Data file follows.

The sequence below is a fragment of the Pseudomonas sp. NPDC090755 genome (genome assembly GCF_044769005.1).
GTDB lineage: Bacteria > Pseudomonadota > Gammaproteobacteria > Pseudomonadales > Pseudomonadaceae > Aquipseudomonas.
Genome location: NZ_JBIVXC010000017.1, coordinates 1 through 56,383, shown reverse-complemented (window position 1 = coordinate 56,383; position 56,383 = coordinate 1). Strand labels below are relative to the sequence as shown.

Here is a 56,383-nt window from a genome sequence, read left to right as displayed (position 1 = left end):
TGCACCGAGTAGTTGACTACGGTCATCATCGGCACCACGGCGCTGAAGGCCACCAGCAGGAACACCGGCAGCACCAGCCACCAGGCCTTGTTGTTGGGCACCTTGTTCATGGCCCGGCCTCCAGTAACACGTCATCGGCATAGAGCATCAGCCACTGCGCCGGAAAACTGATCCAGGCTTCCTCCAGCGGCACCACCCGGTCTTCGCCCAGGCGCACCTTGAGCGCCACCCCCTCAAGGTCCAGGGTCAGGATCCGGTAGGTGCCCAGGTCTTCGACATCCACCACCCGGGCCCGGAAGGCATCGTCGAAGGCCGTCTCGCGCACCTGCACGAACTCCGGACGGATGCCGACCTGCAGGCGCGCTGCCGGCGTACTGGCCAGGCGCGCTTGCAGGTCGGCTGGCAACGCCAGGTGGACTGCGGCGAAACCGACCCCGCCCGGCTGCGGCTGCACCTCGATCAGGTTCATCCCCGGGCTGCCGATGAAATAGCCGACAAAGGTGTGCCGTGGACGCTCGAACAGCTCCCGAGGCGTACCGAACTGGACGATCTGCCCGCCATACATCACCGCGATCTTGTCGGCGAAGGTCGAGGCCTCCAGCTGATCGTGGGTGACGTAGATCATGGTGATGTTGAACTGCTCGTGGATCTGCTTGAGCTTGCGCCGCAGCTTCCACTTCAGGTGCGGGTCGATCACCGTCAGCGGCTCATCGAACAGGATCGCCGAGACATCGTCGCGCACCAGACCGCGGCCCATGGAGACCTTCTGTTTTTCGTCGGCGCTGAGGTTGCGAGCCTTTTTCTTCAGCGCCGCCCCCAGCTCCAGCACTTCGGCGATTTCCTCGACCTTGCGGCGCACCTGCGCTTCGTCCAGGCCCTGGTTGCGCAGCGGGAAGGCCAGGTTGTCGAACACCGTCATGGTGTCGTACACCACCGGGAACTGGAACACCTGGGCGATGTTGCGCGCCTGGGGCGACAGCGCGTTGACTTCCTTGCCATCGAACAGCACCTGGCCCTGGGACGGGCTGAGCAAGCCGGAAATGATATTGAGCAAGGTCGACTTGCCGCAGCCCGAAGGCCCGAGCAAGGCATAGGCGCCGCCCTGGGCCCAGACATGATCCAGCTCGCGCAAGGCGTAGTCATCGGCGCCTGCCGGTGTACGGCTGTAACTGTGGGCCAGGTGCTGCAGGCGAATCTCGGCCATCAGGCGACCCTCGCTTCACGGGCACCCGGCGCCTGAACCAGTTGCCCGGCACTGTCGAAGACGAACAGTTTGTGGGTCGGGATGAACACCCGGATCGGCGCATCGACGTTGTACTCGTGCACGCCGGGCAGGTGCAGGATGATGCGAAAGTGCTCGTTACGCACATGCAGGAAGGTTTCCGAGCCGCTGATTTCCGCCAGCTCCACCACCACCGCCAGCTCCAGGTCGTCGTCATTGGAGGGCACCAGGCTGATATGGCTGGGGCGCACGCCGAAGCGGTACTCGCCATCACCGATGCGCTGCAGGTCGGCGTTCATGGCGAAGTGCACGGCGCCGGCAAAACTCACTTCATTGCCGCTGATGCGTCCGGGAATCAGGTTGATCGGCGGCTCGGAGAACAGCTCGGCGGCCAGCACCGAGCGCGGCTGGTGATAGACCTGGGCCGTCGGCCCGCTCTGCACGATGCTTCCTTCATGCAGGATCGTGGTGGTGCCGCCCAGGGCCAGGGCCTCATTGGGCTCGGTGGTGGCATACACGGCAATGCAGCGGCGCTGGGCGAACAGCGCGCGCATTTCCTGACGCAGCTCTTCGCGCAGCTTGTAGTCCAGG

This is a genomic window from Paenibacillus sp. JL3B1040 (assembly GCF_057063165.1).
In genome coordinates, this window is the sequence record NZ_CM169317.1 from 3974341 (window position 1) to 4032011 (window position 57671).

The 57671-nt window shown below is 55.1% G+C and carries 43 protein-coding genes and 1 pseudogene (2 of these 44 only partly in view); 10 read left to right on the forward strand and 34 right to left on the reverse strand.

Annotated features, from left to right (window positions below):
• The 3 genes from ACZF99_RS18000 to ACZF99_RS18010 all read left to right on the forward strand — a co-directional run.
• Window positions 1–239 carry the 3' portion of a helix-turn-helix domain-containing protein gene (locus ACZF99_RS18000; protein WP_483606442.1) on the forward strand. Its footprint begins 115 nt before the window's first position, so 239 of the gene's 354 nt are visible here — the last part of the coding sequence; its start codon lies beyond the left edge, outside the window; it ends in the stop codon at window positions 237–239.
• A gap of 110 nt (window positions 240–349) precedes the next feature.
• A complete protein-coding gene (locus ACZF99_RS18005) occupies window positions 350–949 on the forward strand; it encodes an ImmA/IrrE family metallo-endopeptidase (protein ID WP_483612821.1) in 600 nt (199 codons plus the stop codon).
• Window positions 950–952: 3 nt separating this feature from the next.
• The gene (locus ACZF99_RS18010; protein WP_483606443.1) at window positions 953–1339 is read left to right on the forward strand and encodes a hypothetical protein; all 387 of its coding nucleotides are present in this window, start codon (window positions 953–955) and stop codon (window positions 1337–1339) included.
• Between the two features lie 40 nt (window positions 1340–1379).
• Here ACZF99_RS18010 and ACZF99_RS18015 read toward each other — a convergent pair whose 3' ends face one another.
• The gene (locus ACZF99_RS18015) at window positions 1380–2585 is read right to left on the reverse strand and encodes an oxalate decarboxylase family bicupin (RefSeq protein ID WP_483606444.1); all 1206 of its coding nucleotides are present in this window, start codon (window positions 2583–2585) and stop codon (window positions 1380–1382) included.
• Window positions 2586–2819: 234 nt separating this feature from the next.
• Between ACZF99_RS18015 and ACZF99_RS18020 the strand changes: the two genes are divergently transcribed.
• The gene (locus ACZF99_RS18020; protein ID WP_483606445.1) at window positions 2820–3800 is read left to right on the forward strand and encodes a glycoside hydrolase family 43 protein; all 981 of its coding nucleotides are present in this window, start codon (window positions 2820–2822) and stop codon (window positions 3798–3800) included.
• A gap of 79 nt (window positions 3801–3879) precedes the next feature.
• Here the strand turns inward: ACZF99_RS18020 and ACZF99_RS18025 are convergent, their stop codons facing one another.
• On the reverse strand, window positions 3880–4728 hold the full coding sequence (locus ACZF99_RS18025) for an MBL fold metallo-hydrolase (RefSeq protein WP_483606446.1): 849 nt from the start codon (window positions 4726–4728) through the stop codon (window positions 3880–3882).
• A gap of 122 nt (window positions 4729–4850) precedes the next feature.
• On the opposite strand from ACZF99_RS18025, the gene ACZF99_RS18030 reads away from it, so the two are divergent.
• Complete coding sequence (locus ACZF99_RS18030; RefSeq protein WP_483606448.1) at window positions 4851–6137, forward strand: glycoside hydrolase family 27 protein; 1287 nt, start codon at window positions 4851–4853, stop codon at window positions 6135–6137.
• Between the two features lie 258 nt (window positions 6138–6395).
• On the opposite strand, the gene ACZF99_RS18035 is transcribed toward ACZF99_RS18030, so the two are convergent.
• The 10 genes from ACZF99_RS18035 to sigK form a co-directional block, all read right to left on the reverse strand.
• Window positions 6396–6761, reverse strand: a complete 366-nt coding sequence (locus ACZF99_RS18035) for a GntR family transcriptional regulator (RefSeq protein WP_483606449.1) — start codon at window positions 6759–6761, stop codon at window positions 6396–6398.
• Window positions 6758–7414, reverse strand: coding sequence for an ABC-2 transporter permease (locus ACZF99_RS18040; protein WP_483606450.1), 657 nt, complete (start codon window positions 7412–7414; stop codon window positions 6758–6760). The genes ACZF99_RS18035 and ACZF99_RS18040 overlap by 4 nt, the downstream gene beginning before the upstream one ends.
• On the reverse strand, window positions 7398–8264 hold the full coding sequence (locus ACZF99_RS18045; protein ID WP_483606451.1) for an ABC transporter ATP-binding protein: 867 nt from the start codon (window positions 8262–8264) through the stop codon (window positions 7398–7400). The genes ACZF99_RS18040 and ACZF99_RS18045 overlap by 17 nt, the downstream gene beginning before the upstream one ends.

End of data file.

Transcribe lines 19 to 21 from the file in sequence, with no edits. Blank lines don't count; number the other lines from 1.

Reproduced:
• Window positions 2586–2819: 234 nt separating this feature from the next.
• Between ACZF99_RS18015 and ACZF99_RS18020 the strand changes: the two genes are divergently transcribed.
• The gene (locus ACZF99_RS18020; protein ID WP_483606445.1) at window positions 2820–3800 is read left to right on the forward strand and encodes a glycoside hydrolase family 43 protein; all 981 of its coding nucleotides are present in this window, start codon (window positions 2820–2822) and stop codon (window positions 3798–3800) included.